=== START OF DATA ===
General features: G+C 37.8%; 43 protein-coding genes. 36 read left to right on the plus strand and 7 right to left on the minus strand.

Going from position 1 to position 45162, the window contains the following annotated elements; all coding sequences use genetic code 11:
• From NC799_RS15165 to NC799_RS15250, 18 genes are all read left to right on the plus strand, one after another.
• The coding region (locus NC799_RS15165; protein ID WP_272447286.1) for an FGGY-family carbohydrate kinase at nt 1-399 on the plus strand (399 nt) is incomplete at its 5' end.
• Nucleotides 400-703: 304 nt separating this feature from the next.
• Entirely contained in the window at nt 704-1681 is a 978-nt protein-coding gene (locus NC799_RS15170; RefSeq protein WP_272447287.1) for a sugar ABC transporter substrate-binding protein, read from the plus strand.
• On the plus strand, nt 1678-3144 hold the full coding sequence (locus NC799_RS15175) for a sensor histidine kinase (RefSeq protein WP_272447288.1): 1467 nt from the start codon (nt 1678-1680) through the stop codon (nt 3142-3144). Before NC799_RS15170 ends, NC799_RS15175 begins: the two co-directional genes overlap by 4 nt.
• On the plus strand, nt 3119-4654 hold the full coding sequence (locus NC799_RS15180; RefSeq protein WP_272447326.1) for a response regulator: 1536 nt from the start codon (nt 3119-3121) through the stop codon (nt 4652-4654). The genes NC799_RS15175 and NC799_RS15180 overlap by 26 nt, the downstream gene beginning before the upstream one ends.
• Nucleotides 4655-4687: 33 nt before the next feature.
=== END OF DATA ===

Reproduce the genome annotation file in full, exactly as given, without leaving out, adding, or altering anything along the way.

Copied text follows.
General features: G+C 37.8%; 43 protein-coding genes. 36 read left to right on the plus strand and 7 right to left on the minus strand.

Going from position 1 to position 45162, the window contains the following annotated elements; all coding sequences use genetic code 11:
• From NC799_RS15165 to NC799_RS15250, 18 genes are all read left to right on the plus strand, one after another.
• The coding region (locus NC799_RS15165; protein ID WP_272447286.1) for an FGGY-family carbohydrate kinase at nt 1-399 on the plus strand (399 nt) is incomplete at its 5' end.
• Nucleotides 400-703: 304 nt separating this feature from the next.
• Entirely contained in the window at nt 704-1681 is a 978-nt protein-coding gene (locus NC799_RS15170; RefSeq protein WP_272447287.1) for a sugar ABC transporter substrate-binding protein, read from the plus strand.
• On the plus strand, nt 1678-3144 hold the full coding sequence (locus NC799_RS15175) for a sensor histidine kinase (RefSeq protein WP_272447288.1): 1467 nt from the start codon (nt 1678-1680) through the stop codon (nt 3142-3144). Before NC799_RS15170 ends, NC799_RS15175 begins: the two co-directional genes overlap by 4 nt.
• On the plus strand, nt 3119-4654 hold the full coding sequence (locus NC799_RS15180; RefSeq protein WP_272447326.1) for a response regulator: 1536 nt from the start codon (nt 3119-3121) through the stop codon (nt 4652-4654). The genes NC799_RS15175 and NC799_RS15180 overlap by 26 nt, the downstream gene beginning before the upstream one ends.
• Nucleotides 4655-4687: 33 nt before the next feature.